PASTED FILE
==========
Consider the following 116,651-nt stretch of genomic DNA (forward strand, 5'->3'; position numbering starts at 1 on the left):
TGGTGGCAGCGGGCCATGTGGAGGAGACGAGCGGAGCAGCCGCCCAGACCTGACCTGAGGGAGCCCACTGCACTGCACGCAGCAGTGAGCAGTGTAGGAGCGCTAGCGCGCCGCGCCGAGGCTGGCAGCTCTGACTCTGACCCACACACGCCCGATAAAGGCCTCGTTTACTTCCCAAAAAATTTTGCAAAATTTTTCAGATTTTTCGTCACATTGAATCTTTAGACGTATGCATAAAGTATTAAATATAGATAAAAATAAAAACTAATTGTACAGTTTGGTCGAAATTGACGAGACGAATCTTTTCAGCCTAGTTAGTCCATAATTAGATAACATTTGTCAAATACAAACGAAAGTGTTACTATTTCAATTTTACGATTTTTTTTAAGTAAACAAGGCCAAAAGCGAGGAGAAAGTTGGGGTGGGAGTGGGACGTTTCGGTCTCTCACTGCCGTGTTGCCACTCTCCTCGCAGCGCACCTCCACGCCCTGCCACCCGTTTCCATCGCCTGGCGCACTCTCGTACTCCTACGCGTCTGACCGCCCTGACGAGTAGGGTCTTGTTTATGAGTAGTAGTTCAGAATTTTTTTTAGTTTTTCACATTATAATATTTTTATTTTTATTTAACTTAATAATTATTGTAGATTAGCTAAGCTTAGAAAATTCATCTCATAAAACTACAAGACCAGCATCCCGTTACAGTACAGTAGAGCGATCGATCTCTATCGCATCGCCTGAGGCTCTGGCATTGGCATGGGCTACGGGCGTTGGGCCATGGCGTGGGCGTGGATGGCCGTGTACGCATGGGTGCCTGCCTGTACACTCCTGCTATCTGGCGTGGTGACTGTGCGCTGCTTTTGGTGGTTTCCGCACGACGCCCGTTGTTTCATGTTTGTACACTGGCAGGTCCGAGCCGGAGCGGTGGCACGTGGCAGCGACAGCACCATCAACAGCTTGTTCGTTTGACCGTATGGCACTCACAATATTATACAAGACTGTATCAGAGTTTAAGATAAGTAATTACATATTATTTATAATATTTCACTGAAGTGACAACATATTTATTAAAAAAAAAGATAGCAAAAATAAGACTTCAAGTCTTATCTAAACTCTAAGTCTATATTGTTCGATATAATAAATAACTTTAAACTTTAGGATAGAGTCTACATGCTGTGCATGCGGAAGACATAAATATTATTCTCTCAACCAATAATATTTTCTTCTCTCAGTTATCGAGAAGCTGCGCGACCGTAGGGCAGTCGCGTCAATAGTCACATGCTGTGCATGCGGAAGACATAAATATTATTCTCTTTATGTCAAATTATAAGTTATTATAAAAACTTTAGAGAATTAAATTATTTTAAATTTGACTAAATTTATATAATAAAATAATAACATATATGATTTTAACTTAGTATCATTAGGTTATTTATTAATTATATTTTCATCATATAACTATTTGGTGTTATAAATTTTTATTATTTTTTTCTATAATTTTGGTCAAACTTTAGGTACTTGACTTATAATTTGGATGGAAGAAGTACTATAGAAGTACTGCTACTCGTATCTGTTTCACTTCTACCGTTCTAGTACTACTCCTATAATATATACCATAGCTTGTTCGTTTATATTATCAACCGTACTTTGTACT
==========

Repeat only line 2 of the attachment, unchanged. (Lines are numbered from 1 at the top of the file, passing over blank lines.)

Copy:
TGGTGGCAGCGGGCCATGTGGAGGAGACGAGCGGAGCAGCCGCCCAGACCTGACCTGAGGGAGCCCACTGCACTGCACGCAGCAGTGAGCAGTGTAGGAGCGCTAGCGCGCCGCGCCGAGGCTGGCAGCTCTGACTCTGACCCACACACGCCCGATAAAGGCCTCGTTTACTTCCCAAAAAATTTTGCAAAATTTTTCAGATTTTTCGTCACATTGAATCTTTAGACGTATGCATAAAGTATTAAATATAGATAAAAATAAAAACTAATTGTACAGTTTGGTCGAAATTGACGAGACGAATCTTTTCAGCCTAGTTAGTCCATAATTAGATAACATTTGTCAAATACAAACGAAAGTGTTACTATTTCAATTTTACGATTTTTTTTAAGTAAACAAGGCCAAAAGCGAGGAGAAAGTTGGGGTGGGAGTGGGACGTTTCGGTCTCTCACTGCCGTGTTGCCACTCTCCTCGCAGCGCACCTCCACGCCCTGCCACCCGTTTCCATCGCCTGGCGCACTCTCGTACTCCTACGCGTCTGACCGCCCTGACGAGTAGGGTCTTGTTTATGAGTAGTAGTTCAGAATTTTTTTTAGTTTTTCACATTATAATATTTTTATTTTTATTTAACTTAATAATTATTGTAGATTAGCTAAGCTTAGAAAATTCATCTCATAAAACTACAAGACCAGCATCCCGTTACAGTACAGTAGAGCGATCGATCTCTATCGCATCGCCTGAGGCTCTGGCATTGGCATGGGCTACGGGCGTTGGGCCATGGCGTGGGCGTGGATGGCCGTGTACGCATGGGTGCCTGCCTGTACACTCCTGCTATCTGGCGTGGTGACTGTGCGCTGCTTTTGGTGGTTTCCGCACGACGCCCGTTGTTTCATGTTTGTACACTGGCAGGTCCGAGCCGGAGCGGTGGCACGTGGCAGCGACAGCACCATCAACAGCTTGTTCGTTTGACCGTATGGCACTCACAATATTATACAAGACTGTATCAGAGTTTAAGATAAGTAATTACATATTATTTATAATATTTCACTGAAGTGACAACATATTTATTAAAAAAAAAGATAGCAAAAATAAGACTTCAAGTCTTATCTAAACTCTAAGTCTATATTGTTCGATATAATAAATAACTTTAAACTTTAGGATAGAGTCTACATGCTGTGCATGCGGAAGACATAAATATTATTCTCTCAACCAATAATATTTTCTTCTCTCAGTTATCGAGAAGCTGCGCGACCGTAGGGCAGTCGCGTCAATAGTCACATGCTGTGCATGCGGAAGACATAAATATTATTCTCTTTATGTCAAATTATAAGTTATTATAAAAACTTTAGAGAATTAAATTATTTTAAATTTGACTAAATTTATATAATAAAATAATAACATATATGATTTTAACTTAGTATCATTAGGTTATTTATTAATTATATTTTCATCATATAACTATTTGGTGTTATAAATTTTTATTATTTTTTTCTATAATTTTGGTCAAACTTTAGGTACTTGACTTATAATTTGGATGGAAGAAGTACTATAGAAGTACTGCTACTCGTATCTGTTTCACTTCTACCGTTCTAGTACTACTCCTATAATATATACCATAGCTTGTTCGTTTATATTATCAACCGTACTTTGTACT